‘The Year of Truckers’ Rights’

By Jami Jones, managing editor

The year of 2011 is going down in my book as “The Year of Truckers’ Rights.” The top two reasons: Truckers’ constitutional rights were upheld in two major federal court cases during the year.

First, the Minnesota State Patrol was told to knock it off when Judge Donovan W. Frank with the U.S. District Court for the Minnesota District ruled that truckers’ constitutional rights could not be violated through the state’s fatigue enforcement program. The judge even set firm limits on what fatigue enforcement in the state can and more importantly cannot do in the future.

A second huge win for truckers’ rights was OOIDA’s win over the Federal Motor Carrier Safety Administration’s electronic on-board recorder regulation. Judge Diane P. Wood wrote the opinion for the U.S. District Court for the Seventh Circuit and chastised the agency for failing to address driver harassment via the electronic devices in the rulemaking process.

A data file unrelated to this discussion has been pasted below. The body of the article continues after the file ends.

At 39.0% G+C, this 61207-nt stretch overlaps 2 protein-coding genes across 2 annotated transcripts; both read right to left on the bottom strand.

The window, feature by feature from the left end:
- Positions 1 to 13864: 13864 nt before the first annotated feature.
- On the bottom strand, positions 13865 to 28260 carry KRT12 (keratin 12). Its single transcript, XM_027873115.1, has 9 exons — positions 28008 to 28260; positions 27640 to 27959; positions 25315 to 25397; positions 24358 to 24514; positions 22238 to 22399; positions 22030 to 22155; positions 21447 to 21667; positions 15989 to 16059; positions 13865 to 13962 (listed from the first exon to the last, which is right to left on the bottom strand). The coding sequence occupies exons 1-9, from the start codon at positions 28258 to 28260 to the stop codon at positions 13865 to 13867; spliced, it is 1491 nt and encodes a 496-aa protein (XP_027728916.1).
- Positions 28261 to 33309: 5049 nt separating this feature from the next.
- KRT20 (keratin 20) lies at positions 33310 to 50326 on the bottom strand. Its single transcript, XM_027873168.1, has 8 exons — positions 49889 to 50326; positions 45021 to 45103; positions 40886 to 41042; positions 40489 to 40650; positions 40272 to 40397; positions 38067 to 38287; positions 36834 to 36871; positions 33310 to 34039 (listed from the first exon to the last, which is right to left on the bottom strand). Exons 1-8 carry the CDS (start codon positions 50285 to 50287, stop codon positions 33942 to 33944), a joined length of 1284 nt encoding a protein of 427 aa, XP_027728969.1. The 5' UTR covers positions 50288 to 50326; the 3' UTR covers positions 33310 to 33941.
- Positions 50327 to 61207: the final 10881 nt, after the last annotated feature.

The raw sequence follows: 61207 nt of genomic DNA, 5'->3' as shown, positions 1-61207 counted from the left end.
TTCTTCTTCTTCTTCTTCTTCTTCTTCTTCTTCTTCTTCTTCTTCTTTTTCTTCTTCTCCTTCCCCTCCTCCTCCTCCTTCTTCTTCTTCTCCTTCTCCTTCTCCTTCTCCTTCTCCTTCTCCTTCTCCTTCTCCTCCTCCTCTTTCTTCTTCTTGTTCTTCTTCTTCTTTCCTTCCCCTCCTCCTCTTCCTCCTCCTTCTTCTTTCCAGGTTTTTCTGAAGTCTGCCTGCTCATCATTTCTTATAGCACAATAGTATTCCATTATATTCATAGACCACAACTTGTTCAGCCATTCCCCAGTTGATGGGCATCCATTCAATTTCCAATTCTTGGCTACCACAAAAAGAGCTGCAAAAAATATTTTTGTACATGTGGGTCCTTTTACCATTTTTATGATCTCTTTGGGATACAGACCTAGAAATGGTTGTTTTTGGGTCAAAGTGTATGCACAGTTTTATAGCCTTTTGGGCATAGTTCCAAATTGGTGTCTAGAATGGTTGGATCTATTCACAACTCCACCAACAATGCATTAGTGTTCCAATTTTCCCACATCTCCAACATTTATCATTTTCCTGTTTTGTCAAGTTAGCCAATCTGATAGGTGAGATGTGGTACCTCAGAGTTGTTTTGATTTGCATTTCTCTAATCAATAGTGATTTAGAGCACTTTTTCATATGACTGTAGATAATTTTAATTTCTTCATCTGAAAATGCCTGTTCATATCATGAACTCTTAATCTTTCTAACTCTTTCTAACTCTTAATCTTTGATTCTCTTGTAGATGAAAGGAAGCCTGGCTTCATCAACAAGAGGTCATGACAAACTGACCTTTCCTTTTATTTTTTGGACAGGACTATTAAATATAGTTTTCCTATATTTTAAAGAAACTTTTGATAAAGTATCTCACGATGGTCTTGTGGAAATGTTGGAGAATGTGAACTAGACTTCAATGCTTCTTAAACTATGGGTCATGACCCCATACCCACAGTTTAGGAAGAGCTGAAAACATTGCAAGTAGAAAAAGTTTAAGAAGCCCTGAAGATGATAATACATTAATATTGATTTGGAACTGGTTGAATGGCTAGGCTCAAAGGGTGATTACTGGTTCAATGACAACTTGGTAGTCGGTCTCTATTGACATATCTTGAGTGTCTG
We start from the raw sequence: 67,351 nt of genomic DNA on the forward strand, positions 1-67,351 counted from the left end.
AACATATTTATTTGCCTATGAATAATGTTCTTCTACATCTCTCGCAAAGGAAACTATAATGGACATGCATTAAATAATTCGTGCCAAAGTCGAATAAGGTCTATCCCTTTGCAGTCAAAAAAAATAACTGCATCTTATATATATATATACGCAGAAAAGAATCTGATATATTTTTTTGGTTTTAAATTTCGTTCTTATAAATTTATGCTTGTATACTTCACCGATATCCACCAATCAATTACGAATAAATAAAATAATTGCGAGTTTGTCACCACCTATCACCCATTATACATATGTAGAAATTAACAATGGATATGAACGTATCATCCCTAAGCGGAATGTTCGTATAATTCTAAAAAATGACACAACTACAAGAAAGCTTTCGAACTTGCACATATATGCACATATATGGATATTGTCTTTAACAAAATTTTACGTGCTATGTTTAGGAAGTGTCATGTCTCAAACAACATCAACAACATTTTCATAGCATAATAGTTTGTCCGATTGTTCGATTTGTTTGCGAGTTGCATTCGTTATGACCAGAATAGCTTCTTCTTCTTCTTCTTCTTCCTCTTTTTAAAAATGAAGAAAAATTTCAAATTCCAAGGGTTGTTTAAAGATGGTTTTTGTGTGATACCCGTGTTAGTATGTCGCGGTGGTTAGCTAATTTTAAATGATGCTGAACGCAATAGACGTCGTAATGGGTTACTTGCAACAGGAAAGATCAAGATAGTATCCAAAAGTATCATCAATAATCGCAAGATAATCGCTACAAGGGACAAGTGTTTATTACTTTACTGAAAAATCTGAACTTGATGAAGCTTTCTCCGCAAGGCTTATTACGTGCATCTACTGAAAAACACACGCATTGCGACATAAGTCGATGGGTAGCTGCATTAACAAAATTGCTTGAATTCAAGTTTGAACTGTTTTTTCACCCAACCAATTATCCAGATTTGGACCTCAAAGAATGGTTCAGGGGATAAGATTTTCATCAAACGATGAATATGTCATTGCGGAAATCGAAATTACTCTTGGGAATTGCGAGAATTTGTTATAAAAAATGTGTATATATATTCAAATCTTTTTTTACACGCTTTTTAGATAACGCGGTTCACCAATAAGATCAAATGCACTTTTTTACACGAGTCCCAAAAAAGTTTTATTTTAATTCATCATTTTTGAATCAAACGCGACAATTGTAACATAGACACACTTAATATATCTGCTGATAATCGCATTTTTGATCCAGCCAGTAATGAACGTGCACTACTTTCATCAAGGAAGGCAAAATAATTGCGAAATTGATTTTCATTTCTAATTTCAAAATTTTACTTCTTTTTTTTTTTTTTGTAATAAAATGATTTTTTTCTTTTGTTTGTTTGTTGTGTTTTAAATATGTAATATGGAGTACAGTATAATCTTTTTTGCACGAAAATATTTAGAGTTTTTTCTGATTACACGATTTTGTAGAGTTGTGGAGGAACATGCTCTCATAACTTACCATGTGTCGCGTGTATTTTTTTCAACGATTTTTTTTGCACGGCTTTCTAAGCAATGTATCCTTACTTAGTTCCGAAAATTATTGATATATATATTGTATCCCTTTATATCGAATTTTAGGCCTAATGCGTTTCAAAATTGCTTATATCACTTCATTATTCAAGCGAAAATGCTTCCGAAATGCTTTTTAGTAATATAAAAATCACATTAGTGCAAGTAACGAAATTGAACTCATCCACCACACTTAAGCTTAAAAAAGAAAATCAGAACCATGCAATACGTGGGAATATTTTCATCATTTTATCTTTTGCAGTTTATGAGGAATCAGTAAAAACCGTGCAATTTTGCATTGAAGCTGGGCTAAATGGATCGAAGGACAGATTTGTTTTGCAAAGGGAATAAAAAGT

I should also point out that the court only considered the first of three arguments presented by OOIDA – because it’s all that was needed to toss the rule out. That leaves a couple more arguments in OOIDA’s arsenal if FMCSA doesn’t get the picture on electronic on-board monitoring of drivers.

Those decisions serve clear notice to federal and state agencies, as well as law enforcement, that when it comes to truckers, they have rights and not even regulatory agencies or law enforcement can violate them at will.

Make no mistake, 2011 was a game changer.

However, as the coach says when you’re ahead by a couple of points at halftime: Don’t get comfortable with the lead. There’s still a lot of game left.

We know 2012 won’t be a cakewalk. But we laid critical groundwork in 2011, and we fully plan to put more points on the board. LL